The Supply/Demand Graph, Episode #4

The Graph Screen shot 2015-08-19 at 12.17.36 PM

Crash Course’s explanation of Supply and Demand is pretty spot on.  Most economic schools (all but Marxism as far as I know) agree that the equilibrium price is reached where the demand and supply curves meet.  The demand curve is determined by how much money buyers would be willing to pay for a product, and the supply curve is determined by how cheap of a price sellers would sell a product.

Marxists, however, believe in the Labor Theory of Value, and would probably reject the the graph entirely.  The Labor Theory of Value states that a product’s value is determined by the amount of labor required to produce it, so if a product takes someone 1 hour to make and a different product takes 5 hours, then the second product must be more economically valuable.

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(courtesy of SMBC Comics)

Government Subsidies

Crash Course notes correctly that the concept of “fairness” or “the right price” is subjective and is not based in economics:

Some people might want to talk about a price being fair or right, but that all depends on your point of view.  The buyer always considers a low price to be a fair price, while the seller considers it unfair and vise versa.  In general economists don’t really like to push opinions about prices.  Voluntary exchange suggests that the price is there for a reason.

However, immediately after this, they input a little bit of their personal bias when they argue against government subsidies for business who are hurting because of low demand:

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For example, assume the demand for strawberries inexplicably falls, so the demand curve shifts to the left, and the equilibrium price and quantity fall.  Farmers might go to the government for assistance, but most economists argue there is no reason to bail them out.  The market has spoken: strawberries are so over.

While I agree with their position, it’s little awkward to give a policy position immediately after saying that economists don’t like to push opinions.  As I’ve noted previously, the market sometimes shifts jobs from one industry to another, and those who argue in favor of corporate subsidies are usually ones the who are afraid of having to change jobs.

But economists are correct in saying that the government should not bail out industries, because it would do a net harm to the population generally, even if it helps a sector.  Crash Course acknowledges this when they say:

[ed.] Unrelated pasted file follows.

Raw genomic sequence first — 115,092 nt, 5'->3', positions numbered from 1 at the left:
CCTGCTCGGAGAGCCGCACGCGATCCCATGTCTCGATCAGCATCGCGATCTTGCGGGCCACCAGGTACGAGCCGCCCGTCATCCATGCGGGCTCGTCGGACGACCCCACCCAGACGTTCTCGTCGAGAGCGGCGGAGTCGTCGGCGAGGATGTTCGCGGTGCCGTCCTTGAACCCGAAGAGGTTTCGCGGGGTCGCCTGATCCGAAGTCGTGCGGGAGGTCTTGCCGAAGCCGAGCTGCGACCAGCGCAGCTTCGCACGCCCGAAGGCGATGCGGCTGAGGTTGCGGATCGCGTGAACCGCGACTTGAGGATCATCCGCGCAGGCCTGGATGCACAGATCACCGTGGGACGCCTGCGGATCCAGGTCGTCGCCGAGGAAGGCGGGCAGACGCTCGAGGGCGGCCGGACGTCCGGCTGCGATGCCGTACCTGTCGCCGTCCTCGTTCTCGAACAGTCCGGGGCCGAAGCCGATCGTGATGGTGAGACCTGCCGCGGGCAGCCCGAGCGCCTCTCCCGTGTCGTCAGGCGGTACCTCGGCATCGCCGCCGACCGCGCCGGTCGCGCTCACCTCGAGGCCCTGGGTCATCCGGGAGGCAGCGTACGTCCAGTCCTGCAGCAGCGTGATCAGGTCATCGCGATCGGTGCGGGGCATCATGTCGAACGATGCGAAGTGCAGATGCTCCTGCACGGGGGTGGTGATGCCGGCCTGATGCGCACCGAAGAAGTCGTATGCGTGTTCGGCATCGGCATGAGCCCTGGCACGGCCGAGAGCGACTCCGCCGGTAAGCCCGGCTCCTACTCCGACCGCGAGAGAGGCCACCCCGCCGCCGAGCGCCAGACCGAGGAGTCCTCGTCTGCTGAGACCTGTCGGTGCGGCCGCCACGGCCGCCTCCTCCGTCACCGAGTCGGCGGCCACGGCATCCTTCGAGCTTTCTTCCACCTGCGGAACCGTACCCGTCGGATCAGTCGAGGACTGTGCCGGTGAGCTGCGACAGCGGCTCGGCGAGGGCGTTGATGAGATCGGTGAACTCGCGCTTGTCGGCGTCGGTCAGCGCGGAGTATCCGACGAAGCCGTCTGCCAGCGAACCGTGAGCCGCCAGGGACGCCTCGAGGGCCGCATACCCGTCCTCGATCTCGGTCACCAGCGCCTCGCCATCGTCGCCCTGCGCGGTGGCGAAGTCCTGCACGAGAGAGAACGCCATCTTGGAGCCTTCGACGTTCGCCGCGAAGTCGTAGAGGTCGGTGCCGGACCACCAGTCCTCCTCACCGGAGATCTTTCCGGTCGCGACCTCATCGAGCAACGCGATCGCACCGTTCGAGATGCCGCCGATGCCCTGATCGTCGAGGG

If the government helps the farmers by giving them a subsidy, it would be putting resources toward something that society doesn’t value.  That would be inefficient.

Here I do wish Adriene would have mentioned what the most efficient way to use the resources would be: by not taking it from people in the first place.  Since the market (i.e. people spending their own money freely) is the most efficient method of choosing what society wants, why do resources need to be taken from the market in the first place?

Episode #3: Economic Systems and Macroeconomics, Part 1

For episode 3, Crash Course is going big.  This episode talks about different macroeconomic systems and the proper role of government, all in 10 minutes.  There are a lot of things to unpack in this episode, so this review will consist of multiple parts.

The Factors of Production


There is no better introduction to macroeconomic theory than by talking about control over the factors of production.  Although the term was originated and defined by Adam Smith, Crash Course decided to quote Karl Marx for the same definition: Land, Labor, and Capital.

Free Marketeers might be upset that they attributed it to Marx, but it makes sense.  Communists (and socialists for the most part) are often the ones who use the phrase “Factors/Means of Production,” and if you hear someone mention it in conversation, it’s more likely that they are a Marxist than a devotee of Adam Smith.

A Planned Economy

I got confused with Crash Course’s definition of a fully planned economy and its relation to Communism:


In a planned economy, the government controls the factors of production, and it’s easy to assume that that’s the same thing as communism or socialism, but that’s not quite right.  According to Karl Marx, “The theory of Communism may be summed up in the single sentence: abolition of private property.”

If the State owns all factors of production, and therefore owns all property produced from those factors of production, doesn’t that automatically eliminate private property?  In other words, how does the public control over the means of production not create communism?  What else could it be?

In fact, according to the Wikipedia entry on Communism, Communism is defined by the common ownership of the means of production.  There is not a mention of private property in this definition because the absence of private property is the logical conclusion from the definition.